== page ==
“We have $100 billion,” he said. ” The largest commitment in modern political history for infrastructure, et cetera. Airports all over the state. Roads and bridges all over the state. The trick now is making it happen, getting it done. And that’s a new task for government.”

tappan-zee-from-here

Three years ago this month Trump said he could fix the aging Tappan Zee Bridge “for peanuts,” and “The $4 billion will end up turning out to be $10 billion, and the state will never be able to afford it.”

His words came days after then-Thruway Authority Executive Director Thomas Madison closed a deal with the U.S. Department of Transportation for an historic $1.6 billion Transportation Infrastructure Finance and Innovation Act (TIFIA) loan for the new bridge.

Nearly $700 million more than anticipated and the largest low-interest (3.89 percent) loan in TIFIA history, it was a major coup for the bridge project. Did Trump know Tappan Zee Constructors, LLC (TZC) was also nearing the end of its first year on the 62-month assignment?

I’m sure President-elect Trump has since changed his mind about the bridge project, which reached another milestone this week. I wonder if he will be awed by it as I was and hope he continues to support New York State’s infrastructure initiatives.

I’d like to know what you think.

Copyright © Janie Rosman and Kaleidoscope Eyes 2016

It’s Nearly One Thousand Ninety-Five Days Later

Crews place road deck panels on top of the blue girders we can see while driving/NYSTA

Crews place road deck panels on top of the blue girders we can see while driving/NYSTA

Can you believe three years went by so fast? I know. Neither can I. It seems like yesterday the New NY Bridge project was approved for a ginormous TIFIA loan. Word came 10 months after Tappan Zee Constructors, LLC, started the project; the deal was finalized before the year ended.

Fluffy clouds painted onto a blue sky/© Janie Rosman 2014

Fluffy clouds painted onto a blue sky/© Janie Rosman 2014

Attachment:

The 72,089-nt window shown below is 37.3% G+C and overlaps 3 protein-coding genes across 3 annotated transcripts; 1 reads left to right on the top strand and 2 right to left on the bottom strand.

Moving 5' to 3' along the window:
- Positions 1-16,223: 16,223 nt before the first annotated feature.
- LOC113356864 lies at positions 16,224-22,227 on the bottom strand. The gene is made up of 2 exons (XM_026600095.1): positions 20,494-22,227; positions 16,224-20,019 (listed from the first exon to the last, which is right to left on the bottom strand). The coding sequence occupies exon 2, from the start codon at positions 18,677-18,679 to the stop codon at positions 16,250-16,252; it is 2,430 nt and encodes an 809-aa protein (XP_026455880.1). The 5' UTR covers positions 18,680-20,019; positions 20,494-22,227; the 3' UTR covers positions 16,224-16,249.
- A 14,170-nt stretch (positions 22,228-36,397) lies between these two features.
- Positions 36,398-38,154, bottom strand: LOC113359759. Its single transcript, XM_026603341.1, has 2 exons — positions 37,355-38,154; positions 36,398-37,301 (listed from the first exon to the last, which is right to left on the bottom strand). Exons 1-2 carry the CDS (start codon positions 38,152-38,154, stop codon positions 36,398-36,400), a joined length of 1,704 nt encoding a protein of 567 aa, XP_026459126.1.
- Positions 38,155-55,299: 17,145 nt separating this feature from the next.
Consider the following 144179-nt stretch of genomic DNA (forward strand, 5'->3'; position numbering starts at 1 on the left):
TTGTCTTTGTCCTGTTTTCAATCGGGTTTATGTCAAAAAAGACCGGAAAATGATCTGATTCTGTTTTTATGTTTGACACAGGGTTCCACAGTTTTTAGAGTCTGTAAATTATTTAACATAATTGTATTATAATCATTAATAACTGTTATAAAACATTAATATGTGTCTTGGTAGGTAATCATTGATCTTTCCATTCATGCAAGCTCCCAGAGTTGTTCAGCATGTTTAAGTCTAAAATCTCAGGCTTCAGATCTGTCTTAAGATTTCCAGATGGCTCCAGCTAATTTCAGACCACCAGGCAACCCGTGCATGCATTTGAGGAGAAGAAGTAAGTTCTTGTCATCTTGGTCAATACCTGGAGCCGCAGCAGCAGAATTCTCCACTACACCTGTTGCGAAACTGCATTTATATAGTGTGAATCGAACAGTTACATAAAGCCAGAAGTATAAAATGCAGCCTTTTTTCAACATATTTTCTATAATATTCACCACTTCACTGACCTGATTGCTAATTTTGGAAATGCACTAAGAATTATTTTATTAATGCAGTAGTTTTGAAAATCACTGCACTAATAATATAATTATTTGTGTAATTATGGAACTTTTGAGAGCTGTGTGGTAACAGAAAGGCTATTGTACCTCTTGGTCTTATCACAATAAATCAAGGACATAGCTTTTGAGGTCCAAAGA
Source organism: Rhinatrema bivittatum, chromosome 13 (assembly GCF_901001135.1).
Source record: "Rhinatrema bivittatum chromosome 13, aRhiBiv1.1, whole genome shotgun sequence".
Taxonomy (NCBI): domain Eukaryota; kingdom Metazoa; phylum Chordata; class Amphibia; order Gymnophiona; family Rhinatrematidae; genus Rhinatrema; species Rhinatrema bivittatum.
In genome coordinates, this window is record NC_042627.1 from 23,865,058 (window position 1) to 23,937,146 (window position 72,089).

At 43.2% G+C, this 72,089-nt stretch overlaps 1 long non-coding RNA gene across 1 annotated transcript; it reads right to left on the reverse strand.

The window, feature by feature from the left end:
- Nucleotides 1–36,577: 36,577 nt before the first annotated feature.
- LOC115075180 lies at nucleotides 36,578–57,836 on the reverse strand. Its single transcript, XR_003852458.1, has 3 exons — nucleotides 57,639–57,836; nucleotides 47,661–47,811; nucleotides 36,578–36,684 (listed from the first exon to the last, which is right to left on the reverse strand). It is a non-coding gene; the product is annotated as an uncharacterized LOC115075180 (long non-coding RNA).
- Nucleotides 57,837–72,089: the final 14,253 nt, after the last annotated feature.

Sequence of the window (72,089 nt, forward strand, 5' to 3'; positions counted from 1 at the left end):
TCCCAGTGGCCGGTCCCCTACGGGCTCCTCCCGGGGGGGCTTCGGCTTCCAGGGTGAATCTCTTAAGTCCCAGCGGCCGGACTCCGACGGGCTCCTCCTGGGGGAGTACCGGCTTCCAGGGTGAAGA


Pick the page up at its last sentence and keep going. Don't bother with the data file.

Every time I got into a boat on the river was exciting for me, even when the weather was against me the day the super crane made its first placement. The sky and colorful machinery are a terrific contrast with the stark bridge.

If someone asked what was the most exciting I’d say it was last June, when we stood under the bridge near the Rockland side and watched the super crane place the first girder assembly. We had a perfect view of the project from river level and saw the piers in various stages of completion.

Placements can take from 1 to 4 hours/© Janie Rosman 2015

Placements can take from 1 to 4 hours/© Janie Rosman 2015

Something else I noticed when I downloaded the pictures was the crew’s fixed attention as it was happening so I cropped one picture and enlarged that section of it.

One reader suggested I document the project’s first 1,000 days. It’s a terrific idea. So much has happened between January 18, 2013, and October 15, 2015. That 1,000th day was two months short of the Tappan Zee’s 60th birthday and for some kids a special celebration. Do you notice people sometimes say the current bridge as if there are two?

Perception: cars and trucks look small/© Janie Rosman 2014

Perception: cars and trucks look small/© Janie Rosman 2014

One favorite picture from a June 2014 media tour offers size perspective: a huge truck on the bridge is tiny when you see it going by, and while the bridge is large, it pales in size next to the huge cranes and various-sized barges they’re mounted on and that move them to where they’re needed.

Year four starts Monday as the project moves closer to its spring 2018 completion date. The first meeting I covered was in March 2012;  the following April came this blog, where I post several times each week. To read a synopsis of the project by year click here, here and here.

I’d like to know what you think.

Copyright © Janie Rosman and Kaleidoscope Eyes 2016